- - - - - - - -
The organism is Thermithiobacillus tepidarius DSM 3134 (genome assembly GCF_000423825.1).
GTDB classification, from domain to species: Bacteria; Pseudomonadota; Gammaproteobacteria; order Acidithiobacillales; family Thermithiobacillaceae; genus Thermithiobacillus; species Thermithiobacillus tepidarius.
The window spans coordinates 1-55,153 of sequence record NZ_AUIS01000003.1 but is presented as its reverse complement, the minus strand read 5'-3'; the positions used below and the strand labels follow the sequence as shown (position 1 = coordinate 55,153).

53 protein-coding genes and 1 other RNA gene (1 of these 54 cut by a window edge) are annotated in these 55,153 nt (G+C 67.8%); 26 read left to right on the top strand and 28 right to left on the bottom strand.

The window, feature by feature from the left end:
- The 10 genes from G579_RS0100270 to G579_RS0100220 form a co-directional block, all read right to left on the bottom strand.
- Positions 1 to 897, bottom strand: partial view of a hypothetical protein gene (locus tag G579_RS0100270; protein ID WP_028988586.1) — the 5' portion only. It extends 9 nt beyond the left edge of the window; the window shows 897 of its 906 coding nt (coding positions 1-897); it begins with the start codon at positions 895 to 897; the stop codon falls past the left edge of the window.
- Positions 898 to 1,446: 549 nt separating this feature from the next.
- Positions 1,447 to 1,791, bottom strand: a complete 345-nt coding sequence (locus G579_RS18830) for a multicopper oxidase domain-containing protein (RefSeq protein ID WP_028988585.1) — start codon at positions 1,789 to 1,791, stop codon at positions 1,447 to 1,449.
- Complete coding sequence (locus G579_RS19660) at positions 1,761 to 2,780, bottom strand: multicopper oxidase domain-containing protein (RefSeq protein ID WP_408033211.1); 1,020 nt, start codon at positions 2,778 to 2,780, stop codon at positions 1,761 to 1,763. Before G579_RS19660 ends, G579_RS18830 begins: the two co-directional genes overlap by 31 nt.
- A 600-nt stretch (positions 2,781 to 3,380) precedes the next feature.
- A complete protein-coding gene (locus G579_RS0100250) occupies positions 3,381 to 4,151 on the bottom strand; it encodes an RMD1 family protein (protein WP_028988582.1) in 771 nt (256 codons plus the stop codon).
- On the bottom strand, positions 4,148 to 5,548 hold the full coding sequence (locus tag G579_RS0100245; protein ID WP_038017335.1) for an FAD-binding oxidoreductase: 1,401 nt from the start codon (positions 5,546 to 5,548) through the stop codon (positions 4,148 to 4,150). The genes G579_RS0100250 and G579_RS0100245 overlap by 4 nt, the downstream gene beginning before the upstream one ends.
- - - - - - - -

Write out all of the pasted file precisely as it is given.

The organism is Thermithiobacillus tepidarius DSM 3134 (genome assembly GCF_000423825.1).
GTDB classification, from domain to species: Bacteria; Pseudomonadota; Gammaproteobacteria; order Acidithiobacillales; family Thermithiobacillaceae; genus Thermithiobacillus; species Thermithiobacillus tepidarius.
The window spans coordinates 1-55,153 of sequence record NZ_AUIS01000003.1 but is presented as its reverse complement, the minus strand read 5'-3'; the positions used below and the strand labels follow the sequence as shown (position 1 = coordinate 55,153).

53 protein-coding genes and 1 other RNA gene (1 of these 54 cut by a window edge) are annotated in these 55,153 nt (G+C 67.8%); 26 read left to right on the top strand and 28 right to left on the bottom strand.

The window, feature by feature from the left end:
- The 10 genes from G579_RS0100270 to G579_RS0100220 form a co-directional block, all read right to left on the bottom strand.
- Positions 1 to 897, bottom strand: partial view of a hypothetical protein gene (locus tag G579_RS0100270; protein ID WP_028988586.1) — the 5' portion only. It extends 9 nt beyond the left edge of the window; the window shows 897 of its 906 coding nt (coding positions 1-897); it begins with the start codon at positions 895 to 897; the stop codon falls past the left edge of the window.
- Positions 898 to 1,446: 549 nt separating this feature from the next.
- Positions 1,447 to 1,791, bottom strand: a complete 345-nt coding sequence (locus G579_RS18830) for a multicopper oxidase domain-containing protein (RefSeq protein ID WP_028988585.1) — start codon at positions 1,789 to 1,791, stop codon at positions 1,447 to 1,449.
- Complete coding sequence (locus G579_RS19660) at positions 1,761 to 2,780, bottom strand: multicopper oxidase domain-containing protein (RefSeq protein ID WP_408033211.1); 1,020 nt, start codon at positions 2,778 to 2,780, stop codon at positions 1,761 to 1,763. Before G579_RS19660 ends, G579_RS18830 begins: the two co-directional genes overlap by 31 nt.
- A 600-nt stretch (positions 2,781 to 3,380) precedes the next feature.
- A complete protein-coding gene (locus G579_RS0100250) occupies positions 3,381 to 4,151 on the bottom strand; it encodes an RMD1 family protein (protein WP_028988582.1) in 771 nt (256 codons plus the stop codon).
- On the bottom strand, positions 4,148 to 5,548 hold the full coding sequence (locus tag G579_RS0100245; protein ID WP_038017335.1) for an FAD-binding oxidoreductase: 1,401 nt from the start codon (positions 5,546 to 5,548) through the stop codon (positions 4,148 to 4,150). The genes G579_RS0100250 and G579_RS0100245 overlap by 4 nt, the downstream gene beginning before the upstream one ends.